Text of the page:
National Physical Laboratory

Seeking the TRUTHS about climate change

Further Information

Recorded: 19 April 2011

Speaker: Dr Nigel Fox, NPL

Related: TRUTHS Research

More: Resolving uncertainty in climate change data, Nigel Fox

The IPCC (Intergovernmental Panel on Climate Change) concludes that recent decades have revealed hallmarks of anthropogenic climate change.

However the mix of natural variability and anthropogenic effects on decadal timescales is far from fully understood or measured, requiring significant improvements in accuracy.

Unequivocal attribution is fundamental to our ability to reliably predict impact and the development of appropriate mitigation/adaptation strategies. The enormous cost implications of policy decisions based on forecasted impacts demands that the science community rise to the challenge and deliver the necessary information with sufficient confidence in the shortest possible time.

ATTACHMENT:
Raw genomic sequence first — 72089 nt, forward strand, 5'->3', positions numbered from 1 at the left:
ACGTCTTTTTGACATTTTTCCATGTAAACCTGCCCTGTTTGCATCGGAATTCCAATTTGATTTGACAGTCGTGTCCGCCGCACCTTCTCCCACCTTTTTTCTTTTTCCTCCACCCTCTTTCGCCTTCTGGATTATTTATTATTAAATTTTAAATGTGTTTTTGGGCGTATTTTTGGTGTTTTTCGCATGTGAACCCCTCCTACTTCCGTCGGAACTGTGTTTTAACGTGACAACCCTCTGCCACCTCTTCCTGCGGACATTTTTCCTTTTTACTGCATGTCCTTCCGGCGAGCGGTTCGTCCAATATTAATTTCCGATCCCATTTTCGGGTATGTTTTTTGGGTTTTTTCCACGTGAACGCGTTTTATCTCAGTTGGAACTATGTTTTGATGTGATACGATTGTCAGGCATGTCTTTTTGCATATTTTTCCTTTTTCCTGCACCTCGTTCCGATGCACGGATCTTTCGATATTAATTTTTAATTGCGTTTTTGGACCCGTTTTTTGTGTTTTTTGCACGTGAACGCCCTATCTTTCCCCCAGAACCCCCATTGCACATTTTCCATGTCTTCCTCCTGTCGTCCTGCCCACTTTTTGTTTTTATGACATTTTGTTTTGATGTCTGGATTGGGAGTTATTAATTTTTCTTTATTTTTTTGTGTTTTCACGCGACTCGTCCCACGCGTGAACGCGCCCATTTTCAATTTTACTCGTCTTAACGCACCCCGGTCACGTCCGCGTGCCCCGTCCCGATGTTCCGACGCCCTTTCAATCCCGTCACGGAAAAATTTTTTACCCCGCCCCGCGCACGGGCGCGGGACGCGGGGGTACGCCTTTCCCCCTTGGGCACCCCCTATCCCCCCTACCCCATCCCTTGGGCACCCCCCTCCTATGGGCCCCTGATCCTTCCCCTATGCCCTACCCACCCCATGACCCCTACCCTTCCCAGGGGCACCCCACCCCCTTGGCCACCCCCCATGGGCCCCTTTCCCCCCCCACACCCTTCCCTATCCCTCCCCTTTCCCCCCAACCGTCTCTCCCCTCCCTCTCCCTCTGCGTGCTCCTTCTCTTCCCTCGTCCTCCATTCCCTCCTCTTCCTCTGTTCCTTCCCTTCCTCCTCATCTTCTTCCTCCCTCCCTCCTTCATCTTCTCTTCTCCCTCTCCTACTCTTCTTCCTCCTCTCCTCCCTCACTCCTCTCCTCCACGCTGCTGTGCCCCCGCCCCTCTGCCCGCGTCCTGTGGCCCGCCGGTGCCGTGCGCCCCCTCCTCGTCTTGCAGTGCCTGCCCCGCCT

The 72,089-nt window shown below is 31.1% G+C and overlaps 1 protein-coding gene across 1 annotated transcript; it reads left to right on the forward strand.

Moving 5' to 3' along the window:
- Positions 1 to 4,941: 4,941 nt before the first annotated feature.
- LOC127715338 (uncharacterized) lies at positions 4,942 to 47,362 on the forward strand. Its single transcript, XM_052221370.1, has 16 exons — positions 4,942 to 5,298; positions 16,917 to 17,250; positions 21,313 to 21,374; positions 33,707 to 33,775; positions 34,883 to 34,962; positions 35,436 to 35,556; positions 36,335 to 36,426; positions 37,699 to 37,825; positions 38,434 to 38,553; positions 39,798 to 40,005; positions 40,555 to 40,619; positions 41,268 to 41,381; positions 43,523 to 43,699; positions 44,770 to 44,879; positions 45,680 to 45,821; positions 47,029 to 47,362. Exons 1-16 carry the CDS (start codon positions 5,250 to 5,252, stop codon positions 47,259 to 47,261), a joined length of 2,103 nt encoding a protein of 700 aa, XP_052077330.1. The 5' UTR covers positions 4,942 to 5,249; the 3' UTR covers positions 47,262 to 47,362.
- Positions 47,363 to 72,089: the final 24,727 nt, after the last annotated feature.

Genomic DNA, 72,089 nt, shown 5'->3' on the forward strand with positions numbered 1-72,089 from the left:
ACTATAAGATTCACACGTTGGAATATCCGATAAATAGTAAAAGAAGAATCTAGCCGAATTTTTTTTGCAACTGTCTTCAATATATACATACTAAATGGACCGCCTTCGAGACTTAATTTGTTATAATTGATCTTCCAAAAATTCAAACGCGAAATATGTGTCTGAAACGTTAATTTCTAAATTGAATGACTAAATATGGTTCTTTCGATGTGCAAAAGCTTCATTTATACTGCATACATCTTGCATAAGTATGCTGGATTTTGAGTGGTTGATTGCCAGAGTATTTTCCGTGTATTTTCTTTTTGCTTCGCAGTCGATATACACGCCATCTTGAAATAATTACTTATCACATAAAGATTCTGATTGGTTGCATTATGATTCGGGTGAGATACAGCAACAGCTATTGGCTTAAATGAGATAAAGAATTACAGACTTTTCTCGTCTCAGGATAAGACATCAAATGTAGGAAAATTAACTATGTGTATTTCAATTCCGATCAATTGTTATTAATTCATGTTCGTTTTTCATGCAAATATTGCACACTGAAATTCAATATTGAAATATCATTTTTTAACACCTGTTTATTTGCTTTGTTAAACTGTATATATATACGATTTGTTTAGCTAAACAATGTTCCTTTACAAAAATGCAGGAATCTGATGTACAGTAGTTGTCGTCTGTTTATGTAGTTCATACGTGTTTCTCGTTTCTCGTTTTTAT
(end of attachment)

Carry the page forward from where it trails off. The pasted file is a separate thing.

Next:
The uncertainty in climate prediction lies in the complexity of the models, our inadequate understanding of the Earth system, its feedback mechanisms and the relatively poor quality of available data against which to test predictions. The global nature of this data requires observations from Space that not only have sufficient sensitivity but that can also be relied upon over decadal time scales.

The only robust means of meeting the exacting needs of climate and also the operational needs of the Earth Observation (EO) community as a whole is to ensure that all EO data is unequivocally traceable to SI units with a robust estimate of uncertainty. However, with uncertainty requirements close to those only achievable with primary standards at National Metrology Institutes (NMI) the time has come to take the 'NPL into orbit' to establish and disseminate SI traceability in space.

Last Updated: 3 May 2012
Created: 21 Apr 2011


Please note that the information will not be divulged to third parties, or used without your permission